Ideas & Debate

Risk management key in Agenda Four projects


Coming to terms with operational risk must become a strategic imperative for organisations in all industries, not simply for financial services giants.

In fact the very success of the Big Four Agenda will depend on the real-time collaborative identification, assessment, monitoring and (treatment) mitigation of operational risk. The level of investments being thrown into the projects and the speed with which they must be completed has created the perfect confluence of people's misbehaviour, lax conduct, systems appropriation, and externally induced events. To safeguard the efforts, the time to implement operational risk management control frameworks is now.

To strengthen the view that stakeholders must understand the importance of operational risk is a recently-released a study from the Society of Actuaries, the Casualty Actuary Society and the Canadian Institute of Actuaries called A New Approach for Managing Operational Risk:

"Historically, ORM (operation r9isk management) has taken a back seat to the management of the other major risks, which are often defined as market, credit, insurance, and strategic risk and sometimes include 'liquidity,' 'legal' and 'reputation' risk … This has not only caused the operational risk to be underestimated, but has also obscured the underlying causes of many of the most significant financial losses," the study says.

Stakeholders might view discussions about whether operation risk (OP) risk exists, what it is, how it differs from other exposures, and if and how it can be managed as academic. It's easy to dismiss the debate thinking that, whatever its merit, it has no bearing ultimately on social impact for public projects, shareholder value, reputation, governance or related concerns. However, OP risk experts say it's not so. Those who don't acknowledge their own OP risks are simply setting themselves up for future devastating material failures and losses.


The seeming minutiae of operational issues can quickly spin out of control into a major balance sheet and stakeholder concern. Or major public works project can quickly become white elephants with serious financial consequences.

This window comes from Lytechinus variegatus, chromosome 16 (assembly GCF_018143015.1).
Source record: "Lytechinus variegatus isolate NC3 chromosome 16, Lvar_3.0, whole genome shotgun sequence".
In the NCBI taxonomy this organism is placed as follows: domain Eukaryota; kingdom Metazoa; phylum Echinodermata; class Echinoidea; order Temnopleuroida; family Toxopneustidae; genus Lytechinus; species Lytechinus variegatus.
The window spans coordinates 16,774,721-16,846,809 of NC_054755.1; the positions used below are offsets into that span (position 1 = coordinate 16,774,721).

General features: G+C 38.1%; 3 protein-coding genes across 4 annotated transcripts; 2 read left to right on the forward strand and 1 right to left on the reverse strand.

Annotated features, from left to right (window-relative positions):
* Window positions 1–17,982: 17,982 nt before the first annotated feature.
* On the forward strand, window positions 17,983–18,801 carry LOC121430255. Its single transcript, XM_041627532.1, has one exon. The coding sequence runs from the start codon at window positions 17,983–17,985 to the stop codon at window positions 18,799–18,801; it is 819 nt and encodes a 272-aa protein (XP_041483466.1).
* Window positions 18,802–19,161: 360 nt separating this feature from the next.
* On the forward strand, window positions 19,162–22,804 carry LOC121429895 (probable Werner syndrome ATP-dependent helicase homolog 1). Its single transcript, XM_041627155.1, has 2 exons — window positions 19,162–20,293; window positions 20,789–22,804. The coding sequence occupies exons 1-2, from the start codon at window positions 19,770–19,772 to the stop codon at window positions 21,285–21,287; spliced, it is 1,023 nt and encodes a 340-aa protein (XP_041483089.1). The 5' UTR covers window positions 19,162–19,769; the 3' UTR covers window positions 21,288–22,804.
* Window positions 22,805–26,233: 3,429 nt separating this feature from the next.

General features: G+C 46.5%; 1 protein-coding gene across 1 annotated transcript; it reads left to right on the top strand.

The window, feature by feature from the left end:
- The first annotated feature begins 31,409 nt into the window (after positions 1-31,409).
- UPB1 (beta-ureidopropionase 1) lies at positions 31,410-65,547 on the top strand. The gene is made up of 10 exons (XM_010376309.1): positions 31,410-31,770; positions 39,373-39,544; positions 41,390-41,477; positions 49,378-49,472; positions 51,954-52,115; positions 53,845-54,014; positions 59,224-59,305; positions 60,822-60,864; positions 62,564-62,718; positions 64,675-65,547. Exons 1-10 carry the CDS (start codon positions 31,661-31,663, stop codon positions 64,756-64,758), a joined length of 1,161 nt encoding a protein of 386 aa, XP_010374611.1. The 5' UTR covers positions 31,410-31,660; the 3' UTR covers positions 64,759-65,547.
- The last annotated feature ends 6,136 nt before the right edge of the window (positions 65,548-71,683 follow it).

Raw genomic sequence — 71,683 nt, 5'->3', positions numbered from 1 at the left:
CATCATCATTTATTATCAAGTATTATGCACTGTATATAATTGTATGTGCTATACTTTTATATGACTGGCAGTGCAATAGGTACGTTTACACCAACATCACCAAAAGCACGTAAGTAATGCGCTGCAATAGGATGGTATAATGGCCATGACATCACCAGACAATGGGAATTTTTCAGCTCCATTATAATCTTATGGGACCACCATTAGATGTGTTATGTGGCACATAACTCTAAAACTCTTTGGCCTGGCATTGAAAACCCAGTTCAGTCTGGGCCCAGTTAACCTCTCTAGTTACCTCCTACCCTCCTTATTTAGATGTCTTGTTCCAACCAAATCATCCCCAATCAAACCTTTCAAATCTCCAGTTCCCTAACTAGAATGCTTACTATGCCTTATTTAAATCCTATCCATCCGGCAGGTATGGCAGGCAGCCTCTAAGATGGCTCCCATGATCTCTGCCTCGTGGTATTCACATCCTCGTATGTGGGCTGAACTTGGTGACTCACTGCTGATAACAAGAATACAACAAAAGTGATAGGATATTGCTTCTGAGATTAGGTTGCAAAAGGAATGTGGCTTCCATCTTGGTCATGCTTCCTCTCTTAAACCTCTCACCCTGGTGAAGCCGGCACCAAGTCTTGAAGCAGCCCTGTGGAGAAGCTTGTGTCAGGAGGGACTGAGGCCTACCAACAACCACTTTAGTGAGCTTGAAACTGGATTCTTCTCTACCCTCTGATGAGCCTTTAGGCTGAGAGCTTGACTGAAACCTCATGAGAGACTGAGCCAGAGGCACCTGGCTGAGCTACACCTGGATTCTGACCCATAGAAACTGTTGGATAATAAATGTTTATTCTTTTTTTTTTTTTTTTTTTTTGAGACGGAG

One example is the collapse of Galana Kulalu project. Israeli Ambassador Noah Gal Gendler and contractor Green Arava are said to have traded blame with the National Irrigation Board over the project's collapse.

Forget the finger-pointing and the insurance salesman tactics, for now. This was a monumental failure of operational risk management. Not only was there an impact to the public expenditure; there was an adverse impact on the agricultural model farm process, the quality assurance process, the procurement of raw materials, the ability or inability to fulfill (public expectations) customer orders, and both the Kenyan and the Israeli government reputations. The project, “with food security being one of President Uhuru Kenyatta’s Big Four agenda, it aimed to move the country from relying on rain-fed agriculture.”

This a glaring case of failure of Operational Risk management.

Regrettably for stakeholders, no models exist where they can turn to management and boards and ask: "How effectively are you managing OP risk - for instance, against fraud, systems failure, external events, or even people and processes?"

Bankers and insurers worldwide acknowledge that they don't know if their op risk management attempts to date have been successful or even up to scratch. The Society of Actuary’s report says that many financial firms have to develop effective method of managing operational risk and the process has proved to be a daunting task. Meanwhile, stakeholders remain far more exposed than they realise.

Government, financial institutions, and other organisations large or small that choose to remain blissfully ignorant of the importance of operational risk will continue to operate under a false sense of security. They will remain 'under-controlled' in areas where they have the most risk and significantly 'over-controlled' in areas where they have the least risk.

So without addressing OP risk head on, recognising and understanding it and acknowledging the crucial role it plays, we face the prospect of a serious financial crisis in the not too distant future, uncompleted projects of shame while the consequences will linger on for decades.

Finally, operational risk remains a controversial topic, but by whatever name you call it, the risk will not dissipate by being ignored. While managing op risk may be a daunting task, it is one of utmost importance to stakeholders, and companies alike.